Her interpretation is not as unorthodox as some Christians believe – I have it on good authority from more learned Bible scholars that the Greek word used for Jesus’ gender, anthrōpos, is the generic term equivalent to human, not the specific anēr, which refers to a male individual of the human race [Reference]. So the biological sex of Jesus is not as significant as the understanding that he became fully human.
Jo wrote in Out of the Ordinary: Representations of LGBT Lives
Portraying Jesus as a transsexual is not nearly as shocking or offensive or outrageous as it may first appear to be. Indeed it belongs very firmly to mainstream Christian tradition. We are taught that Jesus, being the Son of God, took on human form and so engaged fully with human experience… Furthermore, we are taught that Jesus constantly associated with the downtrodden and excluded members of his society.
Jo has produced five short videos explaining her intentions in writing and performing the play, which you can watch here. She also wrote a blog for the LGBTicons website here. There’s another interview incorporating footage of a live performance here.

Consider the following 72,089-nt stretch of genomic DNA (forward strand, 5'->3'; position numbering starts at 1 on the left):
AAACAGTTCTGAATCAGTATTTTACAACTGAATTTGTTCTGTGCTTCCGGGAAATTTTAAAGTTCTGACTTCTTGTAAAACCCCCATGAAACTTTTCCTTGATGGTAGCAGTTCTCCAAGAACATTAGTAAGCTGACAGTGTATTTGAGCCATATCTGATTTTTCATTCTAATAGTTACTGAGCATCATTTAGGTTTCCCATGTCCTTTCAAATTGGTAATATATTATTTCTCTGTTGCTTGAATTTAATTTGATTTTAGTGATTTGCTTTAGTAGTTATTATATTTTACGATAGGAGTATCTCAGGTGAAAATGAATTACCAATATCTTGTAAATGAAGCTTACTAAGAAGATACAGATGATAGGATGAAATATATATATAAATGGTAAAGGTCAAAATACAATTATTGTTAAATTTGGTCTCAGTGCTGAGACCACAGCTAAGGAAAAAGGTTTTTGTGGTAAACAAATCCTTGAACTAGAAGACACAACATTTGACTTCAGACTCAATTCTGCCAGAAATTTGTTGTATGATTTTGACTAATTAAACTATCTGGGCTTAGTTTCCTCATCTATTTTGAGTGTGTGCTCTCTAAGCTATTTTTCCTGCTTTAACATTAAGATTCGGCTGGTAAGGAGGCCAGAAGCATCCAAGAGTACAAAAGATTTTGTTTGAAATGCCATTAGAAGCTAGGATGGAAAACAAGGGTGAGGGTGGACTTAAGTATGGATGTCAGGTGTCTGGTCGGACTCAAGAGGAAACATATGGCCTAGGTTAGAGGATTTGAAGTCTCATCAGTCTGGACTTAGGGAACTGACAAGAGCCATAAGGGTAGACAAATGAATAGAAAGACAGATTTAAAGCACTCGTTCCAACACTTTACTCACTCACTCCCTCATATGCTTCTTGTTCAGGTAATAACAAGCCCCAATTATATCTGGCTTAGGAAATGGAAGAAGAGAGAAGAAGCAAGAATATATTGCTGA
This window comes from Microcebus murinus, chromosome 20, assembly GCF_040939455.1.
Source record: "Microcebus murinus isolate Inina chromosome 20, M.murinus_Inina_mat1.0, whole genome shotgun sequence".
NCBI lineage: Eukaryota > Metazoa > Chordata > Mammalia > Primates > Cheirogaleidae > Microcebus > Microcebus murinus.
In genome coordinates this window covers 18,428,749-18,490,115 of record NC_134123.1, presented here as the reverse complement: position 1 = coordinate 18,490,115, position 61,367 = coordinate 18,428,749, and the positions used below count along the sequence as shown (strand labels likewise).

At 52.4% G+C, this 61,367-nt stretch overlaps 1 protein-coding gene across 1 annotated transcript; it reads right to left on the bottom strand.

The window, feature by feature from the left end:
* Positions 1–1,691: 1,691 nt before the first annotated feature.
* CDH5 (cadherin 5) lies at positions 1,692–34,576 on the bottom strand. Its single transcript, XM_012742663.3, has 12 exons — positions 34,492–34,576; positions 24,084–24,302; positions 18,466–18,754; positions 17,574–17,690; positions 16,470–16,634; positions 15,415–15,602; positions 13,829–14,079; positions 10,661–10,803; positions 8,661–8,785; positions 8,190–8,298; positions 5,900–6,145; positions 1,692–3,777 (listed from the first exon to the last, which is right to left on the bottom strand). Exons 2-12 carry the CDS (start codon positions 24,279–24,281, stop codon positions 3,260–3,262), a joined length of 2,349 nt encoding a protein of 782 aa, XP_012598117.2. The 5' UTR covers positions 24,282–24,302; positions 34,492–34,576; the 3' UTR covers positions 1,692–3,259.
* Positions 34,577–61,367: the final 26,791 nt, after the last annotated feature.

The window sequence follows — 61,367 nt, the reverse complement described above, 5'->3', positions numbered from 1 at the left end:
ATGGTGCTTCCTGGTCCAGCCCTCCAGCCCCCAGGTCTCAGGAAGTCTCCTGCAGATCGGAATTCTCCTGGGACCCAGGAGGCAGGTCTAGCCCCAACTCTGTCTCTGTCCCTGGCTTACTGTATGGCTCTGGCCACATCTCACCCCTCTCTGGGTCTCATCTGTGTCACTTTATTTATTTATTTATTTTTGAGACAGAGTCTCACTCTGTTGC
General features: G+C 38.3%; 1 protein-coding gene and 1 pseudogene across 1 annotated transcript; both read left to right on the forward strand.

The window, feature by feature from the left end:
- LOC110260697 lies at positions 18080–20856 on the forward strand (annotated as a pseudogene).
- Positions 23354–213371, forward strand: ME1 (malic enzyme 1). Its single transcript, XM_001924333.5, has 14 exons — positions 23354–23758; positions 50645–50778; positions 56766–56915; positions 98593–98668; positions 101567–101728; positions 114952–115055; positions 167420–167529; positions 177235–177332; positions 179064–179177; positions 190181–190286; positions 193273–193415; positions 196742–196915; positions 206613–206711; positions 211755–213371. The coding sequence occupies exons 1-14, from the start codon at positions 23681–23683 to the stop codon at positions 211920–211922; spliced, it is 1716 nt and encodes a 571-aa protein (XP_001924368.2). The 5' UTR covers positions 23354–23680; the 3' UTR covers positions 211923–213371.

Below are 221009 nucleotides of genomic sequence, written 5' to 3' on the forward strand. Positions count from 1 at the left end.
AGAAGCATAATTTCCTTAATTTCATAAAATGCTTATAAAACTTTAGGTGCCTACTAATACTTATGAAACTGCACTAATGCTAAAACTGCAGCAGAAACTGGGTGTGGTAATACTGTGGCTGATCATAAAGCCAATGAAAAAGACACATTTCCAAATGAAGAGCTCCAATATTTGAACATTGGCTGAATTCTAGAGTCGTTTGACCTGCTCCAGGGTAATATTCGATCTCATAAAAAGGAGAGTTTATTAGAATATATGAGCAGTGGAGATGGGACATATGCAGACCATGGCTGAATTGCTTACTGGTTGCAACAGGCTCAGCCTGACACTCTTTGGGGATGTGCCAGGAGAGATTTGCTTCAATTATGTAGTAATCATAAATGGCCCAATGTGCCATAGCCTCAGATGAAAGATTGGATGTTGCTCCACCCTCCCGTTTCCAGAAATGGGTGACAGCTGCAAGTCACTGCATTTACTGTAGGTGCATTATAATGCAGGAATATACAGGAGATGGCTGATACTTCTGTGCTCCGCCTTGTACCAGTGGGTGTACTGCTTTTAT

News that an Anglican church was hosting the performance in February was met by calls (from people who have not seen the play or read the script) for the Bishop of Manchester to ban the show, but the Bishop said in a statement that depictions of Jesus as one of a marginalised group was an honourable tradition
That [they] are often controversial should neither surprise us nor be a reason for rejecting them,… Whilst the performance of a drama which imagines how Christ might look as a member of the transgender community is both challenging and well away from the historical person of Jesus, it can still represent an important truth that he who took on human flesh is their Lord and Saviour as much as anyone else’s.
He added that while he thought aspects of the play “stray beyond the challenging into territory that many reasonable Christians will find offensive,” offence in itself is not grounds for preventing the play to take place, and he left the decision about whether to host the performance up to the local minister.